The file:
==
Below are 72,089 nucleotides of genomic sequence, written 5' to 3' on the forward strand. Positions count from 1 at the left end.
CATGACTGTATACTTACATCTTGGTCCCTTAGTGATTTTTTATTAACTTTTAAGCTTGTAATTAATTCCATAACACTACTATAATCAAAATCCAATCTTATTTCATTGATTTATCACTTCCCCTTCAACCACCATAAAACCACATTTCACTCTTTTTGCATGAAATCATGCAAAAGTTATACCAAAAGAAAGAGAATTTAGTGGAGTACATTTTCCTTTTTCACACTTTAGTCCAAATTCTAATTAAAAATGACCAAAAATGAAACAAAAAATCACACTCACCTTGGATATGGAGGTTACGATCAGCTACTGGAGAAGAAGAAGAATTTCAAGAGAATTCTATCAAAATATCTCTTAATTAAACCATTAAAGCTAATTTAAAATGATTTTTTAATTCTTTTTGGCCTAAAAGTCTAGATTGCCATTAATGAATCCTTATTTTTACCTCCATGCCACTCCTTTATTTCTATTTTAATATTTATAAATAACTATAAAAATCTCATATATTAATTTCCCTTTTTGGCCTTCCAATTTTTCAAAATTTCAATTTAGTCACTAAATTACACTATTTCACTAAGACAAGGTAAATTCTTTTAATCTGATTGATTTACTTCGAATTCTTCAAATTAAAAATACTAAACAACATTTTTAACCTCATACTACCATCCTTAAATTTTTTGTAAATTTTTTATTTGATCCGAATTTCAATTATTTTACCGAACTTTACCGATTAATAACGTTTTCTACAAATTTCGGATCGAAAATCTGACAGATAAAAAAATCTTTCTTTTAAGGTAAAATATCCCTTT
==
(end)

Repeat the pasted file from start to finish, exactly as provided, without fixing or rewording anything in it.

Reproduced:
Below are 72,089 nucleotides of genomic sequence, written 5' to 3' on the forward strand. Positions count from 1 at the left end.
CATGACTGTATACTTACATCTTGGTCCCTTAGTGATTTTTTATTAACTTTTAAGCTTGTAATTAATTCCATAACACTACTATAATCAAAATCCAATCTTATTTCATTGATTTATCACTTCCCCTTCAACCACCATAAAACCACATTTCACTCTTTTTGCATGAAATCATGCAAAAGTTATACCAAAAGAAAGAGAATTTAGTGGAGTACATTTTCCTTTTTCACACTTTAGTCCAAATTCTAATTAAAAATGACCAAAAATGAAACAAAAAATCACACTCACCTTGGATATGGAGGTTACGATCAGCTACTGGAGAAGAAGAAGAATTTCAAGAGAATTCTATCAAAATATCTCTTAATTAAACCATTAAAGCTAATTTAAAATGATTTTTTAATTCTTTTTGGCCTAAAAGTCTAGATTGCCATTAATGAATCCTTATTTTTACCTCCATGCCACTCCTTTATTTCTATTTTAATATTTATAAATAACTATAAAAATCTCATATATTAATTTCCCTTTTTGGCCTTCCAATTTTTCAAAATTTCAATTTAGTCACTAAATTACACTATTTCACTAAGACAAGGTAAATTCTTTTAATCTGATTGATTTACTTCGAATTCTTCAAATTAAAAATACTAAACAACATTTTTAACCTCATACTACCATCCTTAAATTTTTTGTAAATTTTTTATTTGATCCGAATTTCAATTATTTTACCGAACTTTACCGATTAATAACGTTTTCTACAAATTTCGGATCGAAAATCTGACAGATAAAAAAATCTTTCTTTTAAGGTAAAATATCCCTTT